Tangled Web
by Richard Power
QUE 2000
431 pages, 3 appendices, index, glossary
ISBN 0-7897-2443-X.    Approx. $25

Reviewed by:  Robert Bruen   October 12, 2000


The Tangled Web, Tales of Digital Crime from the Shadows of Cyberspace is the result of several years of data gathering by the Computer Security Institute surveys and shift in the thinking by the general public.  Power reflects on a conference 1944 where he heard Donn Parker, an early proponent of looking at hacking and other related activities as crime, speak about what was coming down the road.  Most of the audience did not see the same vision as Parker, but Power listened and soon began collecting data.  Today after the several large scale virus attacks on both corporate and at home users, these attacks are seen not only as unacceptable social behavior, but also as crimes that deserve prison time.

In the past six years the growth of the Internet, the Web, and the numbers of users and businesses that have gone from just using to depending on network communications has changed the level of response to hacking, cracking and phreaking.  The response to the Morris worm was a technical one, followed by an arrest and a bit of outrage, but the net was smaller then.  The latest virus attacks affect a much larger audience with about the same level of technical response coupled a much larger legal response.  For what it is worth, the vision many of us had twenty or more years ago has come to pass, a world wide communication medium for everyone.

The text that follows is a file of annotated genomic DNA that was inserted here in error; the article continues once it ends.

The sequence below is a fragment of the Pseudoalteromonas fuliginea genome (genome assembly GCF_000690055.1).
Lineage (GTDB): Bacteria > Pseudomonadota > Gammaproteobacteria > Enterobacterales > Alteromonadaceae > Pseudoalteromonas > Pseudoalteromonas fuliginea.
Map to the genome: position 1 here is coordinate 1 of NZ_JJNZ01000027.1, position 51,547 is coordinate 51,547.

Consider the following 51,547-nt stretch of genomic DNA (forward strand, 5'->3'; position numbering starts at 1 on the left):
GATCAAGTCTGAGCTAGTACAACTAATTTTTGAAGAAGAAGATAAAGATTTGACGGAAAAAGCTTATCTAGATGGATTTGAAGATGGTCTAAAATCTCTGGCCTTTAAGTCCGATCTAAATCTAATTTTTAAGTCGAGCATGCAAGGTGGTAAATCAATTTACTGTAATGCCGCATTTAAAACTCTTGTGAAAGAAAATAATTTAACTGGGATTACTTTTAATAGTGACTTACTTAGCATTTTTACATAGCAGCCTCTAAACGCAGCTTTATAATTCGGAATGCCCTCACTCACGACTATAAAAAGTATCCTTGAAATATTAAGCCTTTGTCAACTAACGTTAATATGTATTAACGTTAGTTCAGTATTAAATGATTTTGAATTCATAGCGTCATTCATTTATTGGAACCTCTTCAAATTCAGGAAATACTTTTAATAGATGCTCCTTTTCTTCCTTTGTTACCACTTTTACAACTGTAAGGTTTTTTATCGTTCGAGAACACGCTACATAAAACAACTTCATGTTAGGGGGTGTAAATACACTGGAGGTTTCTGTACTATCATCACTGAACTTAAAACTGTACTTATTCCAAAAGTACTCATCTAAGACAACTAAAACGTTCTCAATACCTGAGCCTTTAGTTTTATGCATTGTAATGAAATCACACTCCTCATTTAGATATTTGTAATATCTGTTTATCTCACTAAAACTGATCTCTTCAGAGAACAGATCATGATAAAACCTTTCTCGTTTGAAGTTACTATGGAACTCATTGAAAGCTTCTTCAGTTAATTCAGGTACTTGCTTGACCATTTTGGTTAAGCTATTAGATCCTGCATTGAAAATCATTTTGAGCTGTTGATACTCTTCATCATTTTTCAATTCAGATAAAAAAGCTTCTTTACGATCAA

Unfortunately, not everyone plays nicely with the rest of us, so the protectors of society have a new mission, keep us safe from the bad guys.  But who are the bad guys and what are they doing?  This is where the data comes in.  The Tangled Web provides lots and lots of data along with case examples. It is often hard to read books with lots of dry data, but Power has turned volume of data into a very readable book.  The focus tends towards corporate America, the outcome of surveying them and is slanted towards law enforcement, the outcome of working closely with the FBI.  To the author's credit, the large amounts of money claimed to have been lost by virus attacks and the scare tactics of computer crime stories is put into proper perspective.  In spite of the section titles such as "Muggers and Molesters in Cyberspace" and "Spies and Saboteurs," the data and the presentation put it all into a more realistic framework.

This is a book that one should read as part of learning more about how the global culture is changing as the Web reaches everyone.  Everyone include all the usual people that we deal with everyday. Now we can the keyboard to the pen and the sword as weapons of war.  A definite buy for $25.00 for both information and a good read.